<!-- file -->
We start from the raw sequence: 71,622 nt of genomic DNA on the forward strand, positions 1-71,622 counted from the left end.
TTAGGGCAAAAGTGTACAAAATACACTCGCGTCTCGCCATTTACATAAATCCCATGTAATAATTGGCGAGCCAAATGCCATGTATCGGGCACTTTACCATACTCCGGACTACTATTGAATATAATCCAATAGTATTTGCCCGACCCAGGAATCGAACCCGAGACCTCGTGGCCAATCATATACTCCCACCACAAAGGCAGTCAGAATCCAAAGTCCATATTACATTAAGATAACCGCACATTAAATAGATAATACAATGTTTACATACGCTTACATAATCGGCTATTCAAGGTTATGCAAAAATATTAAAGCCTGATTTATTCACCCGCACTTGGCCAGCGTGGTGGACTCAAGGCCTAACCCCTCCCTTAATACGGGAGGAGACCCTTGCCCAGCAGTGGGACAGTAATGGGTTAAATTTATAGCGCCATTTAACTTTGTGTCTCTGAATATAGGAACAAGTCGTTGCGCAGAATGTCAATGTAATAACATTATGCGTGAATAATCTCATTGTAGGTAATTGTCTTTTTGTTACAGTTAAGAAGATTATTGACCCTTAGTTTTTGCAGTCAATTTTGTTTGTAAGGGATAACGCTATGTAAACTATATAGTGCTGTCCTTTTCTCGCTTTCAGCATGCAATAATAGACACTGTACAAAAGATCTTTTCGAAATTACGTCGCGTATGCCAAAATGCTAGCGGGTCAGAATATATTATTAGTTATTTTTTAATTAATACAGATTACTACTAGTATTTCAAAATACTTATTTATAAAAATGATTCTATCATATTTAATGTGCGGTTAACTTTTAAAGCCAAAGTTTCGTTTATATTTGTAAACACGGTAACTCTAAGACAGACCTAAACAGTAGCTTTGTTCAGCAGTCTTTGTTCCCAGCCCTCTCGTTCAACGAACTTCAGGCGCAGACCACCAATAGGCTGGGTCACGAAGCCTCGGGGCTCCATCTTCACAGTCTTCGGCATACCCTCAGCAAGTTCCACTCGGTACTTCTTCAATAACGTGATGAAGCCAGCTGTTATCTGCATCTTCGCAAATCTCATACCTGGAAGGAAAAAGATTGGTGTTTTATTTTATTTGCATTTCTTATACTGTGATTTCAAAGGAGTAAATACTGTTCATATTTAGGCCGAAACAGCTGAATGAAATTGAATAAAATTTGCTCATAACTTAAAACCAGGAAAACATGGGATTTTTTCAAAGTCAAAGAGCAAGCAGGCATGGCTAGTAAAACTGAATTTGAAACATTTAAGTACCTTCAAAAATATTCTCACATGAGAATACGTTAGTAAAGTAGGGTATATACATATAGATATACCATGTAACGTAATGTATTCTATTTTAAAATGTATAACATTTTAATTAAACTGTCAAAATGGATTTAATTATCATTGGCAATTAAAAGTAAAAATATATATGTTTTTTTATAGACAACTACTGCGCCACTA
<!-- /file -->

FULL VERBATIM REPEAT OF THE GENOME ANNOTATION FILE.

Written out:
We start from the raw sequence: 71,622 nt of genomic DNA on the forward strand, positions 1-71,622 counted from the left end.
TTAGGGCAAAAGTGTACAAAATACACTCGCGTCTCGCCATTTACATAAATCCCATGTAATAATTGGCGAGCCAAATGCCATGTATCGGGCACTTTACCATACTCCGGACTACTATTGAATATAATCCAATAGTATTTGCCCGACCCAGGAATCGAACCCGAGACCTCGTGGCCAATCATATACTCCCACCACAAAGGCAGTCAGAATCCAAAGTCCATATTACATTAAGATAACCGCACATTAAATAGATAATACAATGTTTACATACGCTTACATAATCGGCTATTCAAGGTTATGCAAAAATATTAAAGCCTGATTTATTCACCCGCACTTGGCCAGCGTGGTGGACTCAAGGCCTAACCCCTCCCTTAATACGGGAGGAGACCCTTGCCCAGCAGTGGGACAGTAATGGGTTAAATTTATAGCGCCATTTAACTTTGTGTCTCTGAATATAGGAACAAGTCGTTGCGCAGAATGTCAATGTAATAACATTATGCGTGAATAATCTCATTGTAGGTAATTGTCTTTTTGTTACAGTTAAGAAGATTATTGACCCTTAGTTTTTGCAGTCAATTTTGTTTGTAAGGGATAACGCTATGTAAACTATATAGTGCTGTCCTTTTCTCGCTTTCAGCATGCAATAATAGACACTGTACAAAAGATCTTTTCGAAATTACGTCGCGTATGCCAAAATGCTAGCGGGTCAGAATATATTATTAGTTATTTTTTAATTAATACAGATTACTACTAGTATTTCAAAATACTTATTTATAAAAATGATTCTATCATATTTAATGTGCGGTTAACTTTTAAAGCCAAAGTTTCGTTTATATTTGTAAACACGGTAACTCTAAGACAGACCTAAACAGTAGCTTTGTTCAGCAGTCTTTGTTCCCAGCCCTCTCGTTCAACGAACTTCAGGCGCAGACCACCAATAGGCTGGGTCACGAAGCCTCGGGGCTCCATCTTCACAGTCTTCGGCATACCCTCAGCAAGTTCCACTCGGTACTTCTTCAATAACGTGATGAAGCCAGCTGTTATCTGCATCTTCGCAAATCTCATACCTGGAAGGAAAAAGATTGGTGTTTTATTTTATTTGCATTTCTTATACTGTGATTTCAAAGGAGTAAATACTGTTCATATTTAGGCCGAAACAGCTGAATGAAATTGAATAAAATTTGCTCATAACTTAAAACCAGGAAAACATGGGATTTTTTCAAAGTCAAAGAGCAAGCAGGCATGGCTAGTAAAACTGAATTTGAAACATTTAAGTACCTTCAAAAATATTCTCACATGAGAATACGTTAGTAAAGTAGGGTATATACATATAGATATACCATGTAACGTAATGTATTCTATTTTAAAATGTATAACATTTTAATTAAACTGTCAAAATGGATTTAATTATCATTGGCAATTAAAAGTAAAAATATATATGTTTTTTTATAGACAACTACTGCGCCACTA